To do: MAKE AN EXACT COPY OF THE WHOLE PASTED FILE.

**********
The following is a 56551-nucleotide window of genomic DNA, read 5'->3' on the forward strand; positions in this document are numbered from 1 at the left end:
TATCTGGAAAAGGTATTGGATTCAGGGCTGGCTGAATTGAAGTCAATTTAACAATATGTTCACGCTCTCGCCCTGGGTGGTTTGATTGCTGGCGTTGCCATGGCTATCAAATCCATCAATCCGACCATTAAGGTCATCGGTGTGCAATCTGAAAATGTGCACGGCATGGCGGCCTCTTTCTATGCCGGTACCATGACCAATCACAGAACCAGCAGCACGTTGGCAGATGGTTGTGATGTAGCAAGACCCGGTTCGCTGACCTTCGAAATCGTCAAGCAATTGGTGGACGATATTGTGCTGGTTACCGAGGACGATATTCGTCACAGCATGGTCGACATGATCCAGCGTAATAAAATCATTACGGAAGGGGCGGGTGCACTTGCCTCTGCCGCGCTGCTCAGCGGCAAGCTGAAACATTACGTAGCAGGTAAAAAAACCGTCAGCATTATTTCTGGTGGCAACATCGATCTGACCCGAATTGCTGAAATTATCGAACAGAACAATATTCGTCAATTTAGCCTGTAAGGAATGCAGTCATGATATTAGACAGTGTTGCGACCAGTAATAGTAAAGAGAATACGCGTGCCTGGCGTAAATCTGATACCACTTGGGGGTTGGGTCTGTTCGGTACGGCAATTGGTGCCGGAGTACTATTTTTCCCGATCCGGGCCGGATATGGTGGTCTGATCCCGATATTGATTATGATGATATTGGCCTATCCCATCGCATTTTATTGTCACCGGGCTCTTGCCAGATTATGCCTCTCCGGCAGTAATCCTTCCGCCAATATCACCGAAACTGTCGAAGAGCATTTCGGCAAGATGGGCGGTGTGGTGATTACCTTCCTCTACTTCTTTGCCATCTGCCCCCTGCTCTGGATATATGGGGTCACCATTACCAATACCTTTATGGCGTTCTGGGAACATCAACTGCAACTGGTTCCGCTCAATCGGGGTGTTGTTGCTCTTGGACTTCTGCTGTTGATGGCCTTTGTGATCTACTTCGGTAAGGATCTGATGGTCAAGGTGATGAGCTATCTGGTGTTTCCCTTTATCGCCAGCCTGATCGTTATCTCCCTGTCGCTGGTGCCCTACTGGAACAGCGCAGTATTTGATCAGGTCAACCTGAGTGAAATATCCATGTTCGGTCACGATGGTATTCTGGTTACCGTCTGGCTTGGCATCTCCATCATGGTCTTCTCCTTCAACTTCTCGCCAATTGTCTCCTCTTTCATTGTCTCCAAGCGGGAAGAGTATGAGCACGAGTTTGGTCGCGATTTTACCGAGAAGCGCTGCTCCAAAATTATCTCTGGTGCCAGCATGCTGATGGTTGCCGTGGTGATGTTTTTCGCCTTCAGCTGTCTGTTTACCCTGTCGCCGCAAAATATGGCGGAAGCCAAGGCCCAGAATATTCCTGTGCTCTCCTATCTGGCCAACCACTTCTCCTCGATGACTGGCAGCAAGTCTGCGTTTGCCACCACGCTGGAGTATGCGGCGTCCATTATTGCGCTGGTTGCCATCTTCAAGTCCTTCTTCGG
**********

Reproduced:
The following is a 56551-nucleotide window of genomic DNA, read 5'->3' on the forward strand; positions in this document are numbered from 1 at the left end:
TATCTGGAAAAGGTATTGGATTCAGGGCTGGCTGAATTGAAGTCAATTTAACAATATGTTCACGCTCTCGCCCTGGGTGGTTTGATTGCTGGCGTTGCCATGGCTATCAAATCCATCAATCCGACCATTAAGGTCATCGGTGTGCAATCTGAAAATGTGCACGGCATGGCGGCCTCTTTCTATGCCGGTACCATGACCAATCACAGAACCAGCAGCACGTTGGCAGATGGTTGTGATGTAGCAAGACCCGGTTCGCTGACCTTCGAAATCGTCAAGCAATTGGTGGACGATATTGTGCTGGTTACCGAGGACGATATTCGTCACAGCATGGTCGACATGATCCAGCGTAATAAAATCATTACGGAAGGGGCGGGTGCACTTGCCTCTGCCGCGCTGCTCAGCGGCAAGCTGAAACATTACGTAGCAGGTAAAAAAACCGTCAGCATTATTTCTGGTGGCAACATCGATCTGACCCGAATTGCTGAAATTATCGAACAGAACAATATTCGTCAATTTAGCCTGTAAGGAATGCAGTCATGATATTAGACAGTGTTGCGACCAGTAATAGTAAAGAGAATACGCGTGCCTGGCGTAAATCTGATACCACTTGGGGGTTGGGTCTGTTCGGTACGGCAATTGGTGCCGGAGTACTATTTTTCCCGATCCGGGCCGGATATGGTGGTCTGATCCCGATATTGATTATGATGATATTGGCCTATCCCATCGCATTTTATTGTCACCGGGCTCTTGCCAGATTATGCCTCTCCGGCAGTAATCCTTCCGCCAATATCACCGAAACTGTCGAAGAGCATTTCGGCAAGATGGGCGGTGTGGTGATTACCTTCCTCTACTTCTTTGCCATCTGCCCCCTGCTCTGGATATATGGGGTCACCATTACCAATACCTTTATGGCGTTCTGGGAACATCAACTGCAACTGGTTCCGCTCAATCGGGGTGTTGTTGCTCTTGGACTTCTGCTGTTGATGGCCTTTGTGATCTACTTCGGTAAGGATCTGATGGTCAAGGTGATGAGCTATCTGGTGTTTCCCTTTATCGCCAGCCTGATCGTTATCTCCCTGTCGCTGGTGCCCTACTGGAACAGCGCAGTATTTGATCAGGTCAACCTGAGTGAAATATCCATGTTCGGTCACGATGGTATTCTGGTTACCGTCTGGCTTGGCATCTCCATCATGGTCTTCTCCTTCAACTTCTCGCCAATTGTCTCCTCTTTCATTGTCTCCAAGCGGGAAGAGTATGAGCACGAGTTTGGTCGCGATTTTACCGAGAAGCGCTGCTCCAAAATTATCTCTGGTGCCAGCATGCTGATGGTTGCCGTGGTGATGTTTTTCGCCTTCAGCTGTCTGTTTACCCTGTCGCCGCAAAATATGGCGGAAGCCAAGGCCCAGAATATTCCTGTGCTCTCCTATCTGGCCAACCACTTCTCCTCGATGACTGGCAGCAAGTCTGCGTTTGCCACCACGCTGGAGTATGCGGCGTCCATTATTGCGCTGGTTGCCATCTTCAAGTCCTTCTTCGG